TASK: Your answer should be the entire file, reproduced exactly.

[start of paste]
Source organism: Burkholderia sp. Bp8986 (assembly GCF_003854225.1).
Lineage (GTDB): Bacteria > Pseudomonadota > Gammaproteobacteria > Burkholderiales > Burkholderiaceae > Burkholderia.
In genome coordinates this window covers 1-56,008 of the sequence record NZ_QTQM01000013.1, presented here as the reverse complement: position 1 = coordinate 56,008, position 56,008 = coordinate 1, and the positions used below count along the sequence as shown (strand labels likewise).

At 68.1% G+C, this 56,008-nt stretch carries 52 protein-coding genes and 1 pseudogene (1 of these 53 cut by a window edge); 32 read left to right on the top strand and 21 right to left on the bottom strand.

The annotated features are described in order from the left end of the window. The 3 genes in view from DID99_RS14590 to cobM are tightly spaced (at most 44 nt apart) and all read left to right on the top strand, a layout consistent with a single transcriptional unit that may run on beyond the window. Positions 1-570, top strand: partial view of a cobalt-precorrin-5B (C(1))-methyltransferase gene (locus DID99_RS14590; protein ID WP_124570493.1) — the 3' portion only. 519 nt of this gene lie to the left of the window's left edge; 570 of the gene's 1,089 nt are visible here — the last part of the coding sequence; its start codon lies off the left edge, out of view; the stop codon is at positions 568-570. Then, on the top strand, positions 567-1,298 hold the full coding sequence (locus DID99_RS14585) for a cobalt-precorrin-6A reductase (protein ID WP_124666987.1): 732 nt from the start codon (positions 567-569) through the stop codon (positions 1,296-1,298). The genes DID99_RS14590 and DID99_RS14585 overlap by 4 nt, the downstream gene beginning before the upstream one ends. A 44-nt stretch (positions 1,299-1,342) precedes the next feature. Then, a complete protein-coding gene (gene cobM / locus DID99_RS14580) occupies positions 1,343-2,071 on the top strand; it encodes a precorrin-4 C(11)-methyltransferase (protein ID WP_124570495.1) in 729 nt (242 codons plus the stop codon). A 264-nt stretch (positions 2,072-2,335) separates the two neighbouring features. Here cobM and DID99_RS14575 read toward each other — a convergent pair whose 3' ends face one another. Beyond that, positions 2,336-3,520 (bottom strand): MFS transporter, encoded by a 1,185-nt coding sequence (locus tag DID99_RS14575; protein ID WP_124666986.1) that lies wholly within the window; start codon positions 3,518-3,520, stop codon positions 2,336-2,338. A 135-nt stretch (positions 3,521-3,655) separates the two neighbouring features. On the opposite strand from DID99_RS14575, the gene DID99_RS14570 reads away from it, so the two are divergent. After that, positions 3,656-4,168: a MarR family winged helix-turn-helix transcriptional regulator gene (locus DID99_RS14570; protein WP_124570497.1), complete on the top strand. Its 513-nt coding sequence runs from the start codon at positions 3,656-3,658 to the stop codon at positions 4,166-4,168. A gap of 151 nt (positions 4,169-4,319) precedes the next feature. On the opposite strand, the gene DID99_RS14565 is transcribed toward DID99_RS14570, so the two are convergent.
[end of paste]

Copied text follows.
Source organism: Burkholderia sp. Bp8986 (assembly GCF_003854225.1).
Lineage (GTDB): Bacteria > Pseudomonadota > Gammaproteobacteria > Burkholderiales > Burkholderiaceae > Burkholderia.
In genome coordinates this window covers 1-56,008 of the sequence record NZ_QTQM01000013.1, presented here as the reverse complement: position 1 = coordinate 56,008, position 56,008 = coordinate 1, and the positions used below count along the sequence as shown (strand labels likewise).

At 68.1% G+C, this 56,008-nt stretch carries 52 protein-coding genes and 1 pseudogene (1 of these 53 cut by a window edge); 32 read left to right on the top strand and 21 right to left on the bottom strand.

The annotated features are described in order from the left end of the window. The 3 genes in view from DID99_RS14590 to cobM are tightly spaced (at most 44 nt apart) and all read left to right on the top strand, a layout consistent with a single transcriptional unit that may run on beyond the window. Positions 1-570, top strand: partial view of a cobalt-precorrin-5B (C(1))-methyltransferase gene (locus DID99_RS14590; protein ID WP_124570493.1) — the 3' portion only. 519 nt of this gene lie to the left of the window's left edge; 570 of the gene's 1,089 nt are visible here — the last part of the coding sequence; its start codon lies off the left edge, out of view; the stop codon is at positions 568-570. Then, on the top strand, positions 567-1,298 hold the full coding sequence (locus DID99_RS14585) for a cobalt-precorrin-6A reductase (protein ID WP_124666987.1): 732 nt from the start codon (positions 567-569) through the stop codon (positions 1,296-1,298). The genes DID99_RS14590 and DID99_RS14585 overlap by 4 nt, the downstream gene beginning before the upstream one ends. A 44-nt stretch (positions 1,299-1,342) precedes the next feature. Then, a complete protein-coding gene (gene cobM / locus DID99_RS14580) occupies positions 1,343-2,071 on the top strand; it encodes a precorrin-4 C(11)-methyltransferase (protein ID WP_124570495.1) in 729 nt (242 codons plus the stop codon). A 264-nt stretch (positions 2,072-2,335) separates the two neighbouring features. Here cobM and DID99_RS14575 read toward each other — a convergent pair whose 3' ends face one another. Beyond that, positions 2,336-3,520 (bottom strand): MFS transporter, encoded by a 1,185-nt coding sequence (locus tag DID99_RS14575; protein ID WP_124666986.1) that lies wholly within the window; start codon positions 3,518-3,520, stop codon positions 2,336-2,338. A 135-nt stretch (positions 3,521-3,655) separates the two neighbouring features. On the opposite strand from DID99_RS14575, the gene DID99_RS14570 reads away from it, so the two are divergent. After that, positions 3,656-4,168: a MarR family winged helix-turn-helix transcriptional regulator gene (locus DID99_RS14570; protein WP_124570497.1), complete on the top strand. Its 513-nt coding sequence runs from the start codon at positions 3,656-3,658 to the stop codon at positions 4,166-4,168. A gap of 151 nt (positions 4,169-4,319) precedes the next feature. On the opposite strand, the gene DID99_RS14565 is transcribed toward DID99_RS14570, so the two are convergent.